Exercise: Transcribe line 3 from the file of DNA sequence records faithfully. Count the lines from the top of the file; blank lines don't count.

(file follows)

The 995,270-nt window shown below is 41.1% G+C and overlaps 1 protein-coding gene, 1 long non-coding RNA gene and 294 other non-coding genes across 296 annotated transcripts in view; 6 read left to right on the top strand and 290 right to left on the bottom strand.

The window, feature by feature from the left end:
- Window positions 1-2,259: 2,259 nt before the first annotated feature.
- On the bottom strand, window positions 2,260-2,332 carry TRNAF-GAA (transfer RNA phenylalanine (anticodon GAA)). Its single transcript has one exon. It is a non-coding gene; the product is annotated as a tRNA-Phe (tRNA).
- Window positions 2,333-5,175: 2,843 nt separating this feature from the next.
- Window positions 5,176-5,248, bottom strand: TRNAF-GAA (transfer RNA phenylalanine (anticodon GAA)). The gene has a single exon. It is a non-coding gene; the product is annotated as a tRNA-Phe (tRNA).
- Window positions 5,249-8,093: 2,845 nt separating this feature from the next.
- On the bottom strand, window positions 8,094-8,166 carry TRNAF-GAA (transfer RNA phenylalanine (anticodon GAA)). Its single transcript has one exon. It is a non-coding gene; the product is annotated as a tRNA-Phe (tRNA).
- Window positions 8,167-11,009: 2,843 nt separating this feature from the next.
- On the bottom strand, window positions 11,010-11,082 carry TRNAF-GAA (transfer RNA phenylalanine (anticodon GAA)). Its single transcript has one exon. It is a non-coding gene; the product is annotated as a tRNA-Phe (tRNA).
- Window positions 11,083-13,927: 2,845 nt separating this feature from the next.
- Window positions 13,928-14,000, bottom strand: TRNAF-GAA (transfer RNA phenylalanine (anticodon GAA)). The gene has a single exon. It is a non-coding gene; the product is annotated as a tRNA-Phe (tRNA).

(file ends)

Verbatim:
- Window positions 1-2,259: 2,259 nt before the first annotated feature.